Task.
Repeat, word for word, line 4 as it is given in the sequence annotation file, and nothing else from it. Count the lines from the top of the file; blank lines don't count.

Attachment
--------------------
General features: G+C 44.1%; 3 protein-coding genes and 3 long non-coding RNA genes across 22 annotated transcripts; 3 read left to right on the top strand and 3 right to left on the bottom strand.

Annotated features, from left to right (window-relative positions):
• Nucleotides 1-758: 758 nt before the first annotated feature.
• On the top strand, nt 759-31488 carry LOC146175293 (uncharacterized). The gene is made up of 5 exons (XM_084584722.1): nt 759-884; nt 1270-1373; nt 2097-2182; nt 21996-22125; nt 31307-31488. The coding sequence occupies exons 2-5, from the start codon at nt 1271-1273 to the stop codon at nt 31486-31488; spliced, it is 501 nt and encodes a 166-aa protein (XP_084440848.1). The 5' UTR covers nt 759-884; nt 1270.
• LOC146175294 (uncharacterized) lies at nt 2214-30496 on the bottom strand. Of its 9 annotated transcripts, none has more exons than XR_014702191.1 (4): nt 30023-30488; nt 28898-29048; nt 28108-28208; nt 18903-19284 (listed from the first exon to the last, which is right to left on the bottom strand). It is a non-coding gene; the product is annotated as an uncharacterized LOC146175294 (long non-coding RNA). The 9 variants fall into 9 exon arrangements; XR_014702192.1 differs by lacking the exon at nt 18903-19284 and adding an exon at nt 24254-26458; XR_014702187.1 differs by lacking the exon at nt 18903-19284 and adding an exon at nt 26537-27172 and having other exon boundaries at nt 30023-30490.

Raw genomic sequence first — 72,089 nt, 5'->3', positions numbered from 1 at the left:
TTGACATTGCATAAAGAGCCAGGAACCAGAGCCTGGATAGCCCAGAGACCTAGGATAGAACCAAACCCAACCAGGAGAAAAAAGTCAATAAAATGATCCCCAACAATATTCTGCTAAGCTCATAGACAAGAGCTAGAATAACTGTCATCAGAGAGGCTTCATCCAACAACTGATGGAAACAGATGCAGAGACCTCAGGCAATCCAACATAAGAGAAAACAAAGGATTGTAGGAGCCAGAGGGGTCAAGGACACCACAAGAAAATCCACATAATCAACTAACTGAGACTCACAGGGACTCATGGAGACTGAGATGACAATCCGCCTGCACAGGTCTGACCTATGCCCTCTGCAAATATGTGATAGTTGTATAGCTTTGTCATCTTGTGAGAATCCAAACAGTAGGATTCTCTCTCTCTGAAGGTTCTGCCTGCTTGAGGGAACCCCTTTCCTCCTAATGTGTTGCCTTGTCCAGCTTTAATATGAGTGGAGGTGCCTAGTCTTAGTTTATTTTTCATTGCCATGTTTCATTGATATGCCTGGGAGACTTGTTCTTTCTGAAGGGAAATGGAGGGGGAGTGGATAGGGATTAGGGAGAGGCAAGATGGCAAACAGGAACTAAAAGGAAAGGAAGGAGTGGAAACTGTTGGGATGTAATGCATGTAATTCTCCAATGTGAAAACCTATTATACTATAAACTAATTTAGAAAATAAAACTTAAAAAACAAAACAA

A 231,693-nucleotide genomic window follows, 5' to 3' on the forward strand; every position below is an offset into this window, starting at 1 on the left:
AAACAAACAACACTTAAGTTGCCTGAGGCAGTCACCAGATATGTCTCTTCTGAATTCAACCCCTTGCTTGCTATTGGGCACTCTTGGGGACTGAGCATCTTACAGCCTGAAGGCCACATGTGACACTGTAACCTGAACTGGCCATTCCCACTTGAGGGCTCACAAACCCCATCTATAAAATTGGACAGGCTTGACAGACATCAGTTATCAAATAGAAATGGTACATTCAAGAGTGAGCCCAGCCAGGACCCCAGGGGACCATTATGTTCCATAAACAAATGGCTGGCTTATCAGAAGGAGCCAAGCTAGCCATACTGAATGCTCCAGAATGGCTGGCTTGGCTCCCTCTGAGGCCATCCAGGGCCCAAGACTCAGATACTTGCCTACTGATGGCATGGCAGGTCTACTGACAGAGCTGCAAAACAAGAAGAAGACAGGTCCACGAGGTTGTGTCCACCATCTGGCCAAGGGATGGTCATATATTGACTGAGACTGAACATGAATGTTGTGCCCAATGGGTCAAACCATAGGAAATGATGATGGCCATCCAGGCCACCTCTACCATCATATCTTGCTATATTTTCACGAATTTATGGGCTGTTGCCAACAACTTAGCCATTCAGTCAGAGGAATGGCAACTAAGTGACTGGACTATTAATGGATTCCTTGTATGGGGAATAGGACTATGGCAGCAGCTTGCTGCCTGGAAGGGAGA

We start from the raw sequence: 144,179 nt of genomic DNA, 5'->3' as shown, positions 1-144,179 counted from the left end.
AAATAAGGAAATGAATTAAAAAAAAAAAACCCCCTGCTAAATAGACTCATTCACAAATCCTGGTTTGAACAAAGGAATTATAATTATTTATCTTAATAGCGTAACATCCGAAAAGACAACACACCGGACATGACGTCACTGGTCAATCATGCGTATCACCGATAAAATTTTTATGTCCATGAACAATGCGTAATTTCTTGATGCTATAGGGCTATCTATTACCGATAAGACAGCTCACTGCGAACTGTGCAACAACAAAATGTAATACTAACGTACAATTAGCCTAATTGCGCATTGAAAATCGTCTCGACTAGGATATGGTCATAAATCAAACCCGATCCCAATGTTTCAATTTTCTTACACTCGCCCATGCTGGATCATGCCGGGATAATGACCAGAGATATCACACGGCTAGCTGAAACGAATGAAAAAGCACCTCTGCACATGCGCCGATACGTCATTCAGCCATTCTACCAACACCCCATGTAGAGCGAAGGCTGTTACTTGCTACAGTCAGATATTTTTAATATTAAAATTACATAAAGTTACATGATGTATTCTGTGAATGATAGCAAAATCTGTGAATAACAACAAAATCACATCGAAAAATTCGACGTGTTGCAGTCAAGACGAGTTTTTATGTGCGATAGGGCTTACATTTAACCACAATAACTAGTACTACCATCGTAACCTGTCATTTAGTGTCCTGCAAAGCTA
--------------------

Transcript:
• On the top strand, nt 759-31488 carry LOC146175293 (uncharacterized). The gene is made up of 5 exons (XM_084584722.1): nt 759-884; nt 1270-1373; nt 2097-2182; nt 21996-22125; nt 31307-31488. The coding sequence occupies exons 2-5, from the start codon at nt 1271-1273 to the stop codon at nt 31486-31488; spliced, it is 501 nt and encodes a 166-aa protein (XP_084440848.1). The 5' UTR covers nt 759-884; nt 1270.